In the case of Richter's 'Skater', it was believed for years that the painting had been destroyed, leaving the world with only a black and white reproduction, so this discovery is more akin to a return from the dead. Every artist's catalogue has some gaps like this, where pictures have been destroyed or have simply vanished. I posted last year about Churchill's refusal to send the National Gallery's collection to Canada during World War II, and an incident later in the war confirmed that he had made the right decision.

Lost: Eric Ravilious, 'Light Vessel & Duty Boat' 1940
In August 1942 a merchant vessel carrying works of art from Britain to South America was sunk by a U-boat. In all, 96 paintings were lost, including three by Paul Nash, and one each by Graham Sutherland, Eric Ravilious and John Piper. They are unlikely to reappear.

Monday, 2 May 2011

Tirzah Garwood, Eric Ravilious, Tirzah Ravilious

Tirzah Ravilious, The Old Soldier, 1940
It's been an exciting weekend for fans of Eric Ravilious and Tirzah Ravilious (nee Garwood), with a double-page spread on the former in the Review section of Saturday's Guardian followed by a display of the latter's work on the Antiques Roadshow (17-18 mins in). I hope people will be encouraged by all this publicity to visit the Fry Art Gallery in Saffron Walden, where you can see work by both artists.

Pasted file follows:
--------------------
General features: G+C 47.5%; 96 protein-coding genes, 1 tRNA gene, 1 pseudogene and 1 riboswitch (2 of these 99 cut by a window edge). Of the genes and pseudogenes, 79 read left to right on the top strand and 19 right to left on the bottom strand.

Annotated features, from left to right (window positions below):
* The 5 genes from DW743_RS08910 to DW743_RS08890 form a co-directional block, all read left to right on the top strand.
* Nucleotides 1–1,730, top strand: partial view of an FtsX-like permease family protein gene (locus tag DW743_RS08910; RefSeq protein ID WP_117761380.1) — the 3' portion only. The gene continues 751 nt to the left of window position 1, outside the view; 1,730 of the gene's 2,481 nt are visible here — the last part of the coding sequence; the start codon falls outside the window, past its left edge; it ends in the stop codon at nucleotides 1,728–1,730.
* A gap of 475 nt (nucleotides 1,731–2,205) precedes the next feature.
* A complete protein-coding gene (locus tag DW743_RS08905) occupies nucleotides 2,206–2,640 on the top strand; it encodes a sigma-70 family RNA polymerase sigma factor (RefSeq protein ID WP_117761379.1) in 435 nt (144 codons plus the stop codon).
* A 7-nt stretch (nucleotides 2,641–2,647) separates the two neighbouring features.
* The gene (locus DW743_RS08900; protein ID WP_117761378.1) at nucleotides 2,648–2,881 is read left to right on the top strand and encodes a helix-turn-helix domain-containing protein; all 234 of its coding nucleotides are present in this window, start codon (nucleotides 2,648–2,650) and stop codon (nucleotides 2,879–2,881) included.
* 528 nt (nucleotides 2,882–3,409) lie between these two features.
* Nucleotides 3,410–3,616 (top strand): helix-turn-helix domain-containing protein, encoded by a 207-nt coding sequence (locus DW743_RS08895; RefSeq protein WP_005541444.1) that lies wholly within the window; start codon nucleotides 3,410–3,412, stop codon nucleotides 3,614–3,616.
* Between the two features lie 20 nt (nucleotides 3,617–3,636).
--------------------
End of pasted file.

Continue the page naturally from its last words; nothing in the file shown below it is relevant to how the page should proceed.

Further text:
If Eric was neglected by the art world in the decades after his death, Tirzah was doubly so, and she remains a little-known figure. Accounts of her husband's life tend to portray her as 'the wife', faithful in spite of his infidelities, and rather dull - the sensible woman who prefered not to swim naked in the River Pant with her husband and various Bardfield visitors. For excitement (we imagine, from this reading) he ran off to the Sussex Downs with Helen Binyon, and at her side produced some of his most memorable watercolours.

Eric Ravilious, Train Landscape, 1939